All courses, faculty listings, and curricular and degree requirements described herein are subject to change or deletion without notice.
The master of advanced studies (MAS) in Climate Science and Policy is a unique program of study providing advanced training in climate science and policy for working professionals in government, industry, and education. Climate science is an interdisciplinary field that investigates multi-decadal and multi-century trends, processes, and changes in the interactions of the atmosphere, ocean, earth, cryosphere, and biosphere (which includes human activities). As such, climate science is an integral part of many aspects of research and teaching at Scripps Institution of Oceanography. This program will enable the coupling of a strong scientific background with the necessary policy education to maximize the student’s efforts in affecting policy and decision making in both the public and private spheres.
Led by faculty of Scripps Institution of Oceanography (SIO), the program is designed to teach current and future professionals about climate science and how it intersects with economic and policy perspectives, as well as provide important cultural and communications skills.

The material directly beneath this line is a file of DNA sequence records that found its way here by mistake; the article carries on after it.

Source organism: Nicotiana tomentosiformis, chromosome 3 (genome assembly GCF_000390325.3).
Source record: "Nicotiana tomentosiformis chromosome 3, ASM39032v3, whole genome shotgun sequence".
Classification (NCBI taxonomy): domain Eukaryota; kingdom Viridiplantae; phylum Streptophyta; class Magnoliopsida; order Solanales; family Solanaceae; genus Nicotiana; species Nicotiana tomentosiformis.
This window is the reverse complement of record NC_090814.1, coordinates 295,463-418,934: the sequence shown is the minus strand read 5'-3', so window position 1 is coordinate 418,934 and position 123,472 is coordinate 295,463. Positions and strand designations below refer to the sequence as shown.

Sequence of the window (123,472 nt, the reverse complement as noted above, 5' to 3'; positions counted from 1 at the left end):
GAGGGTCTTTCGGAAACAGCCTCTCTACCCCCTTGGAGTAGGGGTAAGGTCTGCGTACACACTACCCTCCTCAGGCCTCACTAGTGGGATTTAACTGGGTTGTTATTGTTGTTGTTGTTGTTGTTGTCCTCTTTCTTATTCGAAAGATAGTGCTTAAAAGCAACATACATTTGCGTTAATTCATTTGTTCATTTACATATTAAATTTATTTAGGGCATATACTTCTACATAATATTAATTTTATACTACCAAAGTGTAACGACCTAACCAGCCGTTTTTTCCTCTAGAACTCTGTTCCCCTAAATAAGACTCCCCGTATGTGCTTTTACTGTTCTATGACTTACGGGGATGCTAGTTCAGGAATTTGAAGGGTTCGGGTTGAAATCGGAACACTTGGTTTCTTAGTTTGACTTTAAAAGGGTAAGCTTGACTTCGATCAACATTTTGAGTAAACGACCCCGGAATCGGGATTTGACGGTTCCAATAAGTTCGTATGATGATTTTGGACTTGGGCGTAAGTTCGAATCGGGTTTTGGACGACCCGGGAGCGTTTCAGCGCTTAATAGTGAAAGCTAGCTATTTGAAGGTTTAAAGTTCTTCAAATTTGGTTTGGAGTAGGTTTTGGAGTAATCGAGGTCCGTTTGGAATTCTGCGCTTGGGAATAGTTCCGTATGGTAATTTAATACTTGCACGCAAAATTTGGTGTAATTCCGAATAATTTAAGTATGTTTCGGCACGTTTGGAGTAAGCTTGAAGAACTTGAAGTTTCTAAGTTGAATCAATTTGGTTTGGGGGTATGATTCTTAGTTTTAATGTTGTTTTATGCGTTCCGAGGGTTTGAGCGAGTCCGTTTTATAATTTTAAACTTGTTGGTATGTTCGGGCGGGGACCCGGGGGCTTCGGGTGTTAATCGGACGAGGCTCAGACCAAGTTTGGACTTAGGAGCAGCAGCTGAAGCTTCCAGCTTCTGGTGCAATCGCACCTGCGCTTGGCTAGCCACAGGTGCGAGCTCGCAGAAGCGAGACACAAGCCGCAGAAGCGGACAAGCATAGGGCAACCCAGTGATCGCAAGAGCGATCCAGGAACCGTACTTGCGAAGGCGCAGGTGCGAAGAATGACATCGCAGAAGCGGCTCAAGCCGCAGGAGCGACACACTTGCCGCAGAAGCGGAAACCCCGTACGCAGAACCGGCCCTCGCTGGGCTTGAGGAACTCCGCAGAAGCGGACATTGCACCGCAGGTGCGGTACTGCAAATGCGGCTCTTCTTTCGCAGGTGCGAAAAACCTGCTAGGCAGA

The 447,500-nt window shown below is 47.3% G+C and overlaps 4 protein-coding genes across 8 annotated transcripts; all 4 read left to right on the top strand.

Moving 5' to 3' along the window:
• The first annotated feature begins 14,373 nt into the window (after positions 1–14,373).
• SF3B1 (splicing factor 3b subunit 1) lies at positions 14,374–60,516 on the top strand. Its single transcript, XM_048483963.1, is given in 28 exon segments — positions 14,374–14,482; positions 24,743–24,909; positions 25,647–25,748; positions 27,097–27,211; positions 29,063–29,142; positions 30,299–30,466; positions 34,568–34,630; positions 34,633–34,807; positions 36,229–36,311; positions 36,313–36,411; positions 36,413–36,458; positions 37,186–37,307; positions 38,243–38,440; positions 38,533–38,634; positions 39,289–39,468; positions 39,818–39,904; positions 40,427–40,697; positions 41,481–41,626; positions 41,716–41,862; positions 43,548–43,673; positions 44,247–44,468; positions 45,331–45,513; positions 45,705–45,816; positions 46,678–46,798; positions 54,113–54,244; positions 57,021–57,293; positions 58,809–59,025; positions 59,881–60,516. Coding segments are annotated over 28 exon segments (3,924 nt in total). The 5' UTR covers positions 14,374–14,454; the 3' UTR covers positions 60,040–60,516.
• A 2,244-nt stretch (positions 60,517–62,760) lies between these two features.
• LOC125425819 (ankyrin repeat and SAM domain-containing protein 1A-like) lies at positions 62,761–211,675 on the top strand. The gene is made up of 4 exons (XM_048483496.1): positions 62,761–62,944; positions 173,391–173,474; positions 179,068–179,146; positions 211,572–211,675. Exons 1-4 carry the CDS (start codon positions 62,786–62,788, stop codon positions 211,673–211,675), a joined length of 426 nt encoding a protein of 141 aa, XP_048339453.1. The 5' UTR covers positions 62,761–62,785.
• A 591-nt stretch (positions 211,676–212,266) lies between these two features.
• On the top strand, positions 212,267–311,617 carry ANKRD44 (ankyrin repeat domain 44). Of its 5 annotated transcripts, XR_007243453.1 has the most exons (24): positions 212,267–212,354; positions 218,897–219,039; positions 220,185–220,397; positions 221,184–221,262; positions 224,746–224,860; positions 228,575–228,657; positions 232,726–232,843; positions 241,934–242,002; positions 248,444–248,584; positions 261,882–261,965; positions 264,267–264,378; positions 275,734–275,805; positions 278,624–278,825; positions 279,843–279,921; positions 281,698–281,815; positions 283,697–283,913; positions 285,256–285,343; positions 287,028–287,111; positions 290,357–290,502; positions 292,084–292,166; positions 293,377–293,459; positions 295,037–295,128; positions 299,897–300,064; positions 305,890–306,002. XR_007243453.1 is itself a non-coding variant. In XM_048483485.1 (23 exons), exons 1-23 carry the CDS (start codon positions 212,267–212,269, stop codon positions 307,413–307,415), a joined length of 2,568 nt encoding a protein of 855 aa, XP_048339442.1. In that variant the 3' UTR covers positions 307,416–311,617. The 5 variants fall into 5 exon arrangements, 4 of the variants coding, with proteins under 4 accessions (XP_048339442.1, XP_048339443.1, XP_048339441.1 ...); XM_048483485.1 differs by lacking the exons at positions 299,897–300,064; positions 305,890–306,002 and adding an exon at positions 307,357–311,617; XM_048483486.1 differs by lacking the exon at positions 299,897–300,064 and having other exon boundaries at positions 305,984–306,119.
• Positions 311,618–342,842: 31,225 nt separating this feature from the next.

New students are admitted in the summer (June) of each academic year, with the program beginning in August. Prospective candidates should submit and complete the official UC San Diego online graduate application for admission, the application fee, one set of official transcripts from each institution attended after high school, three letters of recommendation, and a current résumé or curriculum vitae. The GRE/GMAT is not required. Candidates must normally have a minimum of one year of relevant work experience. International applicants must submit official scores from the Test of English as a Foreign Language (TOEFL).
The full-time degree program is designed to be completed in one year. In the summer session, classes are scheduled five days a week, eight hours a day. In the fall, summer, and spring, students take courses that are held during regularly scheduled university class hours. Students are required to complete fifty units of courses, comprising forty-two core units, including a six-unit capstone project, and eight elective units.
The program is a one-year full-time course of study, starting in August and ending in June. Formal courses are required in summer, fall, winter, and spring; the Forum and project-based course work is required in Spring. Students will be encouraged to return the first week of August to present their final projects to incoming students.
The total units required are fifty.